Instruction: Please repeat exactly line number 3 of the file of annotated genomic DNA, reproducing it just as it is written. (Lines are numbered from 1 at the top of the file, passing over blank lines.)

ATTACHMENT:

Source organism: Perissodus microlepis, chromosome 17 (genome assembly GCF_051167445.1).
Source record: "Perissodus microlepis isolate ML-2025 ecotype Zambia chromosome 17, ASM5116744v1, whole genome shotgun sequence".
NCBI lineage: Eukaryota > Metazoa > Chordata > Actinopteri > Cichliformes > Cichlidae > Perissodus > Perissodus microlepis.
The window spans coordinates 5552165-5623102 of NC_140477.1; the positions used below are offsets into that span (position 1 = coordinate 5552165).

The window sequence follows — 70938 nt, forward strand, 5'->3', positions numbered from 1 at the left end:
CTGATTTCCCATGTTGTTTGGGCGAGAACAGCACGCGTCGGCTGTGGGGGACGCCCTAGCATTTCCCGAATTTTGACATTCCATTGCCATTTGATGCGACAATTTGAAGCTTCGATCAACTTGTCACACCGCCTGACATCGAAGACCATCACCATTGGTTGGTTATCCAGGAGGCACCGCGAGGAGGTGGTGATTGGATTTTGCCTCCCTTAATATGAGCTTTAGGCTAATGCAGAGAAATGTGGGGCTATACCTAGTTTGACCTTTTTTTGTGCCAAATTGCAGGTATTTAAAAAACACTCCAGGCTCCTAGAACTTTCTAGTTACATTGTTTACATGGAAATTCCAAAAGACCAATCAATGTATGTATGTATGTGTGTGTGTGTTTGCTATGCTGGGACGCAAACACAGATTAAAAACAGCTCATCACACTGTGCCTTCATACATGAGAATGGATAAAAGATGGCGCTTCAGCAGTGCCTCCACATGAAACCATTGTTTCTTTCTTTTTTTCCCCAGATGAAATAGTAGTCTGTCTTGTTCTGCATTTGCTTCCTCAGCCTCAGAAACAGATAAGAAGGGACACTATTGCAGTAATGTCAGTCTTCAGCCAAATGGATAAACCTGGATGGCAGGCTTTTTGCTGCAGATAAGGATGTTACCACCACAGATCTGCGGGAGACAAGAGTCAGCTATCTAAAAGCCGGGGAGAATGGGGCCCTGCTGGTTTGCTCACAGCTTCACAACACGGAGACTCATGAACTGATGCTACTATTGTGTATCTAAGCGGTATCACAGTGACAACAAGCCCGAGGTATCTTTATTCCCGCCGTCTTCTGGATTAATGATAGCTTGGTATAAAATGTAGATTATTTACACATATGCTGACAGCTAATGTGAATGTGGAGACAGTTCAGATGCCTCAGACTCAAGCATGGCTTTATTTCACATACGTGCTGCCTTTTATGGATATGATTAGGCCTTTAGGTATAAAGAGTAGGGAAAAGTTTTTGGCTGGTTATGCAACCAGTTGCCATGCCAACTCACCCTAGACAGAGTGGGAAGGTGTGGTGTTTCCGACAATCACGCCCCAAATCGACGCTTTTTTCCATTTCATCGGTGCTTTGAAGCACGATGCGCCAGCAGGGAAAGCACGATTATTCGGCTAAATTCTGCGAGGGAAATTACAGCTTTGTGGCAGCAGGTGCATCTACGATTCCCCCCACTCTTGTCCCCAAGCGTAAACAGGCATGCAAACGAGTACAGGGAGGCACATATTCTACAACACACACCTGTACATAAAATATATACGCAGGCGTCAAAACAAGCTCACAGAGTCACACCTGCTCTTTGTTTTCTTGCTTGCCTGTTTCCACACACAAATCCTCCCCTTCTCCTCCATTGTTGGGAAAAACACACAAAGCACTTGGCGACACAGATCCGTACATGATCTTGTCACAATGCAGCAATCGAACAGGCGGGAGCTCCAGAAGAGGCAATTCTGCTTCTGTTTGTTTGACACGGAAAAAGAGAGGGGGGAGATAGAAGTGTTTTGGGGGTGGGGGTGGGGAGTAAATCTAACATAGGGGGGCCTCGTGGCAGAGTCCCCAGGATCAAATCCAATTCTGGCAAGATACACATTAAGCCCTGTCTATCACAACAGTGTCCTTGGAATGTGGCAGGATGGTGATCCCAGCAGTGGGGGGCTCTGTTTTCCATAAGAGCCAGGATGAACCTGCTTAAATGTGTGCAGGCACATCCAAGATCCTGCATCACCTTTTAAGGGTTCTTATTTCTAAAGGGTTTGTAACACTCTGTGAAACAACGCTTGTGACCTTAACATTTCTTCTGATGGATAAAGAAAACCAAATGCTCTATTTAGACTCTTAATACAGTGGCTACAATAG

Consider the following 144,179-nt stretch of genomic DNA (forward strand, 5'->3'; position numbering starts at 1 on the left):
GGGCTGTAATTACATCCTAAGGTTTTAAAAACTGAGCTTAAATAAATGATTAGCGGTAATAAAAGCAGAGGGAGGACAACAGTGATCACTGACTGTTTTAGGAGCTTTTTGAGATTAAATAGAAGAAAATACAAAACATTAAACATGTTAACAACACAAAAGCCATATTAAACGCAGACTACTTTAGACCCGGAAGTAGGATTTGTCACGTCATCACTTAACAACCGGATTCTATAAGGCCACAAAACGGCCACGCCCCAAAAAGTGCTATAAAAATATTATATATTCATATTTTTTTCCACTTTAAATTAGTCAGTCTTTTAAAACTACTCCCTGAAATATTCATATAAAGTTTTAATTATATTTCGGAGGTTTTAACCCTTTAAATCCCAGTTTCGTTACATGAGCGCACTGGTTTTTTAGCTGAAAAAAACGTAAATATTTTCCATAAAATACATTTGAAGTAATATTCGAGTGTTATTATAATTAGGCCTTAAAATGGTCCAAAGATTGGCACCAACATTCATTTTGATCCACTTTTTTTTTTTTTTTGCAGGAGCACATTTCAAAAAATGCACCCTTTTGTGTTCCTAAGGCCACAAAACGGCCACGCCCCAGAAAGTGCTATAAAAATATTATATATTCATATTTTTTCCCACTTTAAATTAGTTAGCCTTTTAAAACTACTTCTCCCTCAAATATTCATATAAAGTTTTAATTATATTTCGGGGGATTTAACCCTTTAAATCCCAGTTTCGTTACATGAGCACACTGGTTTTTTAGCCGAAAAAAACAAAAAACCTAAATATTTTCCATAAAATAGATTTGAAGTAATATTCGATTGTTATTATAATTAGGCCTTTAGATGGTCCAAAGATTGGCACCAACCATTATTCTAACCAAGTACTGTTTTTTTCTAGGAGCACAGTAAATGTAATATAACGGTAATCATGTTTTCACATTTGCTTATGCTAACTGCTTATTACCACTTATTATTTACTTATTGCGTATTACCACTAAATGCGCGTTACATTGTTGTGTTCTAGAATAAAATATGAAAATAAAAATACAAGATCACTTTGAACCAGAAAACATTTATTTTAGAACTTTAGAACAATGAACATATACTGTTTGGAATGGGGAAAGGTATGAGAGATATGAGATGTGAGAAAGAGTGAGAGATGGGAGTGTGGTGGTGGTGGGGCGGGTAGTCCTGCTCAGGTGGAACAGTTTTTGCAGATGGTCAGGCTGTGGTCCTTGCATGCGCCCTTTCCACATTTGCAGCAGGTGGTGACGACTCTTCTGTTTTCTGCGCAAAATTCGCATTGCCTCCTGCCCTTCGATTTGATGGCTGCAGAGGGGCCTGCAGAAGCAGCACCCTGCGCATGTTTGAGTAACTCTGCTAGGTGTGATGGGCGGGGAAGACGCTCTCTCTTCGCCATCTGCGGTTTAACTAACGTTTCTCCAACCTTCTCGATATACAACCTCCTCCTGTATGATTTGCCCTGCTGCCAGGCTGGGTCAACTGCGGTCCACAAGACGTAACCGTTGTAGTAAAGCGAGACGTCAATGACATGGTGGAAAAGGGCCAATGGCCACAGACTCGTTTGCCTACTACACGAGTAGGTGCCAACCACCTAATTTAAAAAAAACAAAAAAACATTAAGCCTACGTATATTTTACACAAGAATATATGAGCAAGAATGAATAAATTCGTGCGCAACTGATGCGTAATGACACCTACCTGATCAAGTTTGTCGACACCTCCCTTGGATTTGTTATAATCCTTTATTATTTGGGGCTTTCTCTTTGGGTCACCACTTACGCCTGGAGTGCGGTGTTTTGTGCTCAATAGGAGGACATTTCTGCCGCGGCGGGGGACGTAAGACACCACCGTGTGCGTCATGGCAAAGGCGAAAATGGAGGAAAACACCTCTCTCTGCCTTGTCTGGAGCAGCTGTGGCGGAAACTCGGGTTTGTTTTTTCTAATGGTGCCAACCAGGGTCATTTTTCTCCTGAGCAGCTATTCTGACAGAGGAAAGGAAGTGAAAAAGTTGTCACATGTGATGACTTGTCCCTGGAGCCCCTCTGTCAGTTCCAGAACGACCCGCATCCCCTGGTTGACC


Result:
NCBI lineage: Eukaryota > Metazoa > Chordata > Actinopteri > Cichliformes > Cichlidae > Perissodus > Perissodus microlepis.